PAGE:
Hike rates

Bank of England to review Omicron and raise rates this month

thursday 02 december 2021 15:01

With the emergence of the Omicron variant leaving the specter of the coronavirus hanging over the country, it’s fair to say that the UK economy is not out of the woods just yet (Photo by Leon Neal / Getty Images)

The Bank of England will go ahead and hike interest rates for the first three years this month despite fears the Omicron variant could hit the UK economy, City analysts said.

Strong booster uptake and high levels of existing immunity resulting from the successful vaccination program have put the UK economy in a strong position to resist a fourth wave of coronavirus triggered by the new variant, experts at Goldman Sachs predicted .

The emergence of the heavily mutated coronavirus strain last week initially raised concerns about the health of the UK economy due to the likelihood of tight restrictions to curb the spread of the disease.

These pessimistic assessments cast doubt on whether the Bank will hike interest rates at its next meeting on December 16.

However, in Goldman’s baseline, “the UK economy will hold up relatively well in Wave Four, given the high vaccination rate and a successful booster program,” the banking giant said. Wall Street investment.

“As a result, we still believe that a 15 basis point hike by the BoE is more likely than not at the December meeting.”

Bullish valuations from global healthcare leaders emerged this week, downplaying the seriousness of the Omicron, potentially prompting members of the Old Lady’s rate-setting committee to raise rates.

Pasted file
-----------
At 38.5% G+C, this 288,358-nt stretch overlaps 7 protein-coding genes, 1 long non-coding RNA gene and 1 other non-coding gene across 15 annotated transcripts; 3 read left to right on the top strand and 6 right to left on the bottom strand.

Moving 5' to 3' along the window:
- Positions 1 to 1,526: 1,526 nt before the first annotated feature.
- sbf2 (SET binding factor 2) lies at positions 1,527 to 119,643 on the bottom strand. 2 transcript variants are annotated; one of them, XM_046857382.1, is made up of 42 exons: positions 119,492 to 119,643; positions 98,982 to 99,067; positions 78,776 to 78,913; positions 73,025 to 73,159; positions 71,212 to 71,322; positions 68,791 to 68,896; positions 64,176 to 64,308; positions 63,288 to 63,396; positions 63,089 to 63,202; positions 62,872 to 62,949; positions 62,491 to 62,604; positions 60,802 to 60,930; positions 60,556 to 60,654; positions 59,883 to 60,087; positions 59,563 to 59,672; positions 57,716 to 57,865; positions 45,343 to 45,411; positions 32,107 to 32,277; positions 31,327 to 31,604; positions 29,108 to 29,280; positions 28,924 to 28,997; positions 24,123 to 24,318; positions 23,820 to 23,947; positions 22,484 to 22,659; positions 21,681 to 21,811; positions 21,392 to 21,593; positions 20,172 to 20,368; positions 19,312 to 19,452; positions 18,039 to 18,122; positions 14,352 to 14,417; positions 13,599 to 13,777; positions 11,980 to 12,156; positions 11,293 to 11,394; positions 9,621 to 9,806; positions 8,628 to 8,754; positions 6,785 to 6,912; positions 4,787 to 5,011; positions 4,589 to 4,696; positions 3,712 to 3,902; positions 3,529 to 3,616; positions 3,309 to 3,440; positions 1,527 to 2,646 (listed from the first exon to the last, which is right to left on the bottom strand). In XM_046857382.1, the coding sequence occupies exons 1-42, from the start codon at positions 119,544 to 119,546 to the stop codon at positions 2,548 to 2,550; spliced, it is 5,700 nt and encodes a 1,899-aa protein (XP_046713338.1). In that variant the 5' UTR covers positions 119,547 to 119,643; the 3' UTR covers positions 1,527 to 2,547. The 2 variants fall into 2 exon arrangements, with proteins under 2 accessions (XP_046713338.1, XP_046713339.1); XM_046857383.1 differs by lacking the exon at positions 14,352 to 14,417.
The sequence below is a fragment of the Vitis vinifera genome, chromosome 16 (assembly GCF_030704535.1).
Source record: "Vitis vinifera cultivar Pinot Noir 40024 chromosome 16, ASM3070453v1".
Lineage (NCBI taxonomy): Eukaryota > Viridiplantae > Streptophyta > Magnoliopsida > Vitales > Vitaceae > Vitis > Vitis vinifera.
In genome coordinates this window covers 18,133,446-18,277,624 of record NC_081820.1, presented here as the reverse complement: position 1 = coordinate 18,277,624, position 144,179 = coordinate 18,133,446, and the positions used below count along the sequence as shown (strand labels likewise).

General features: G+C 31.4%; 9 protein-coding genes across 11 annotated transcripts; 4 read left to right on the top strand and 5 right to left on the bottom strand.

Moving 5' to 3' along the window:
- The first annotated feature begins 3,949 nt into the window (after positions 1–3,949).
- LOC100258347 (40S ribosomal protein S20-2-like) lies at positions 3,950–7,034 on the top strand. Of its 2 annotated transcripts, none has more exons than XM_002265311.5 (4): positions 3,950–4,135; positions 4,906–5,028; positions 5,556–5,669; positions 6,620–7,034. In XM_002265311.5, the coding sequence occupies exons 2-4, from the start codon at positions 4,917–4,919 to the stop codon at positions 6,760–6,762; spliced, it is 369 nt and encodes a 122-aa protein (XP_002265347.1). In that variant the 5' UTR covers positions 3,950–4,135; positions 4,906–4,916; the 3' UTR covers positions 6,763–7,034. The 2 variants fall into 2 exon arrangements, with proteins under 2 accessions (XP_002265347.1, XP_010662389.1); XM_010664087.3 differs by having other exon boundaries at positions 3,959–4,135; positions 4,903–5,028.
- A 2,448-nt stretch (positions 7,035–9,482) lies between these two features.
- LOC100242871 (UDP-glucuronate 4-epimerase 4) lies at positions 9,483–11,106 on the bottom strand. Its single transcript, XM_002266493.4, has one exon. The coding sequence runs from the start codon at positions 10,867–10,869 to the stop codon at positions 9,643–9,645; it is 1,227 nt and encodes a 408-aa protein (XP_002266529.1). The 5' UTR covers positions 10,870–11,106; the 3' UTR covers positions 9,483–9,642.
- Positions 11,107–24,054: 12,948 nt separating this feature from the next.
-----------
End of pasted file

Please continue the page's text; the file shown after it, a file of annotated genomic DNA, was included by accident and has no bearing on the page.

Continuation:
The World Health Organization (WHO) has tempered speculation that the existing crop of Covid-19 vaccines could be wiped out by the new variant by signaling that there is no evidence the new strain reduces their effectiveness.

GlaxoSmithKline also announced today that its Covid-19 antiviral treatment is effective against Omicron.

These optimistic health assessments were echoed by economists this week, who pointed out that the UK economy is in a much better position to operate efficiently even amid the brakes of Covid-19.

A waning impact of the virus on the economy suggests it will be able to stand on its own without ultra-accommodative monetary policy, paving the way for a rate hike.

Even before the variant emerged, the Bank was under intense pressure to raise rates in order to curb soaring inflation.

The old lady stunned markets last month leaving rates unchanged at an all-time high of 0.1 percent, as he expected inflation to hit five percent next spring.

Prices are already 4.2% higher than a year ago, the highest rate of increase in nearly a decade, according to the Office for National Statistics.

Goldman also expects the bank to rise again in May next year, raising rates to 0.75% by the end of 2022.